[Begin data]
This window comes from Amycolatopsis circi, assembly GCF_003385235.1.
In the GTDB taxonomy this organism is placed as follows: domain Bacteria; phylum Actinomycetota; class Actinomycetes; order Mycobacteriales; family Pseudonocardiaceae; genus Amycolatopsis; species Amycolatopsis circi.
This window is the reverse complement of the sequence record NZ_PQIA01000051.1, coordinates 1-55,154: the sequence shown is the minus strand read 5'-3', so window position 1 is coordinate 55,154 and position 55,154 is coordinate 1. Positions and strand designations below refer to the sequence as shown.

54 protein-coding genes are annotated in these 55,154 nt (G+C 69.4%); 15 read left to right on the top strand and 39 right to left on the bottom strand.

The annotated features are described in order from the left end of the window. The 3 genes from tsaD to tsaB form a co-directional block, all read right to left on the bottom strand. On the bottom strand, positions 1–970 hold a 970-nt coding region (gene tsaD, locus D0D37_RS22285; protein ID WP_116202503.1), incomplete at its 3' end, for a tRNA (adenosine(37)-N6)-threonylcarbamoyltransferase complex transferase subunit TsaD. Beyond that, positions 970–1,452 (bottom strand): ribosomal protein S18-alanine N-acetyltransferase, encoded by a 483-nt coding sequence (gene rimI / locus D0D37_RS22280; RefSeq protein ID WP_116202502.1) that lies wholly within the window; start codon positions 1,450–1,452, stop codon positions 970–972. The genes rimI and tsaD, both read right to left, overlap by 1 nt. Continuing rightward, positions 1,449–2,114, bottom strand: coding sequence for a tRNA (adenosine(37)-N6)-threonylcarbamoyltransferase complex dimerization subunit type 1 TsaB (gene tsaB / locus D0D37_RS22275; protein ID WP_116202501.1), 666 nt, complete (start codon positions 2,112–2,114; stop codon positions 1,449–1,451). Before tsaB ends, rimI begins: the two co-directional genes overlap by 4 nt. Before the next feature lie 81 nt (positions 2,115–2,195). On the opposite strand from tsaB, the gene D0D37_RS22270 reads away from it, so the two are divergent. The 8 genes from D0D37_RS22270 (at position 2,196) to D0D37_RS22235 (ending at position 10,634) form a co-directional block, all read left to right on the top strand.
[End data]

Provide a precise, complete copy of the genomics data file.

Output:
This window comes from Amycolatopsis circi, assembly GCF_003385235.1.
In the GTDB taxonomy this organism is placed as follows: domain Bacteria; phylum Actinomycetota; class Actinomycetes; order Mycobacteriales; family Pseudonocardiaceae; genus Amycolatopsis; species Amycolatopsis circi.
This window is the reverse complement of the sequence record NZ_PQIA01000051.1, coordinates 1-55,154: the sequence shown is the minus strand read 5'-3', so window position 1 is coordinate 55,154 and position 55,154 is coordinate 1. Positions and strand designations below refer to the sequence as shown.

54 protein-coding genes are annotated in these 55,154 nt (G+C 69.4%); 15 read left to right on the top strand and 39 right to left on the bottom strand.

The annotated features are described in order from the left end of the window. The 3 genes from tsaD to tsaB form a co-directional block, all read right to left on the bottom strand. On the bottom strand, positions 1–970 hold a 970-nt coding region (gene tsaD, locus D0D37_RS22285; protein ID WP_116202503.1), incomplete at its 3' end, for a tRNA (adenosine(37)-N6)-threonylcarbamoyltransferase complex transferase subunit TsaD. Beyond that, positions 970–1,452 (bottom strand): ribosomal protein S18-alanine N-acetyltransferase, encoded by a 483-nt coding sequence (gene rimI / locus D0D37_RS22280; RefSeq protein ID WP_116202502.1) that lies wholly within the window; start codon positions 1,450–1,452, stop codon positions 970–972. The genes rimI and tsaD, both read right to left, overlap by 1 nt. Continuing rightward, positions 1,449–2,114, bottom strand: coding sequence for a tRNA (adenosine(37)-N6)-threonylcarbamoyltransferase complex dimerization subunit type 1 TsaB (gene tsaB / locus D0D37_RS22275; protein ID WP_116202501.1), 666 nt, complete (start codon positions 2,112–2,114; stop codon positions 1,449–1,451). Before tsaB ends, rimI begins: the two co-directional genes overlap by 4 nt. Before the next feature lie 81 nt (positions 2,115–2,195). On the opposite strand from tsaB, the gene D0D37_RS22270 reads away from it, so the two are divergent. The 8 genes from D0D37_RS22270 (at position 2,196) to D0D37_RS22235 (ending at position 10,634) form a co-directional block, all read left to right on the top strand.